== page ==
Two little girls—one white, one colored; one free, one a slave; one never afraid, the other ever looking over her shoulder—become unlikely friends in Bedford County, Virginia, in 1852. Instinctively they know they must keep their friendship a secret. Both girls, Willa and Surry, are from loving families, but Surry’s parents are slaves and can’t protect their daughter from the plantation overseer’s cruel hand. Overhearing her parents argue about “bein’ free,” Surry asks Willa to find out what bein’ free means. The answer brings heartache to both girls, their childhood innocence lost in the wake of the coming War Between the States.
Across Virginia in Loudon County, much is expected of thirteen-year-old Levi Clement. He must help run the family farm and mill, and mind his brothers. He’s expected to marry Comfort Clarke when he reaches his majority age of twenty-one. Levi struggles with his urgent feelings for Comfort and his urgent feelings to fight the bullies who challenge his Quaker way of peace. He’ll never raise his hand against his fellow man, never.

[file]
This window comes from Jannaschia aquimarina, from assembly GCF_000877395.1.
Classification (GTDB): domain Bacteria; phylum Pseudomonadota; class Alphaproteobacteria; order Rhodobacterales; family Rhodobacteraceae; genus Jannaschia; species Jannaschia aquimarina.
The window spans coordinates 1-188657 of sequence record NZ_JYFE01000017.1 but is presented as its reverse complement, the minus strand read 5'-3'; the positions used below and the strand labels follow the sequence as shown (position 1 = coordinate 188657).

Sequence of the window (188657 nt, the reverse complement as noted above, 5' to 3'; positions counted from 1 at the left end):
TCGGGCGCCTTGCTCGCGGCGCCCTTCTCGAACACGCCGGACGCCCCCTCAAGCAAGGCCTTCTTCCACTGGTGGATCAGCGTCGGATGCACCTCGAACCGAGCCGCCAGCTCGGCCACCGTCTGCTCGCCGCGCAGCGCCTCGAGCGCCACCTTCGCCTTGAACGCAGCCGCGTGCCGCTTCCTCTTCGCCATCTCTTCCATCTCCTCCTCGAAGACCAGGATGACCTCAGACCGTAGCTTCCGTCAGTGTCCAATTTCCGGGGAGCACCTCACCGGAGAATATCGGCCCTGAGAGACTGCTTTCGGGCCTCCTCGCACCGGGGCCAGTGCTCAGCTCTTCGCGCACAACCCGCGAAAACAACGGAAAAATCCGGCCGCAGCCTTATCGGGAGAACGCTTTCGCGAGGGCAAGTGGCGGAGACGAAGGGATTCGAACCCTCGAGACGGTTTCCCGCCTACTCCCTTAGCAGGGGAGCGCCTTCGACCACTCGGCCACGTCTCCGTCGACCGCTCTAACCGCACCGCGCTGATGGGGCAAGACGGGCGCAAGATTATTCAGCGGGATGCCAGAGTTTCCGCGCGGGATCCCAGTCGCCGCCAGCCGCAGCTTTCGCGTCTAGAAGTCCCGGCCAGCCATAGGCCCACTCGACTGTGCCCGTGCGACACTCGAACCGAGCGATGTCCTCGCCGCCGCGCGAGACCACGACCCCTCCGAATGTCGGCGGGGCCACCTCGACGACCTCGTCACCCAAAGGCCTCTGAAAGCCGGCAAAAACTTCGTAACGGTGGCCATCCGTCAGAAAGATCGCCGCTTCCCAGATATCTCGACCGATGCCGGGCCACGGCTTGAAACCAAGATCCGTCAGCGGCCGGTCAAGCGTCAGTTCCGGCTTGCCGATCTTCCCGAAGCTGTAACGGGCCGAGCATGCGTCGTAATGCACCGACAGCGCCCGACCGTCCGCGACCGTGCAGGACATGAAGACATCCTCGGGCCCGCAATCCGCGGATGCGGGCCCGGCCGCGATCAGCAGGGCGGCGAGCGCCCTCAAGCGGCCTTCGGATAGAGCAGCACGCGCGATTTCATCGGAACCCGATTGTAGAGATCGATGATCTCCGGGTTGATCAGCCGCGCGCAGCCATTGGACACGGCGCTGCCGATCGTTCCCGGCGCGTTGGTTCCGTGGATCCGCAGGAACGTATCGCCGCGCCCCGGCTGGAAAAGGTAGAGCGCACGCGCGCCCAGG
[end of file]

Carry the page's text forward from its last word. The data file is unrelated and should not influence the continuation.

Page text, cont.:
When the war begins in earnest, in April 1861, the lives of Willa, Surry, and Levi are broken apart, each thrown into unimagined paths. There’s no safe haven from the pain of war, except perhaps . . . finding love. In this first of a romantic series set amid the unfolding drama of the Civil War, is there a place, a moment in time, where even the most doubtful, the most impossible of relationships might just be possible?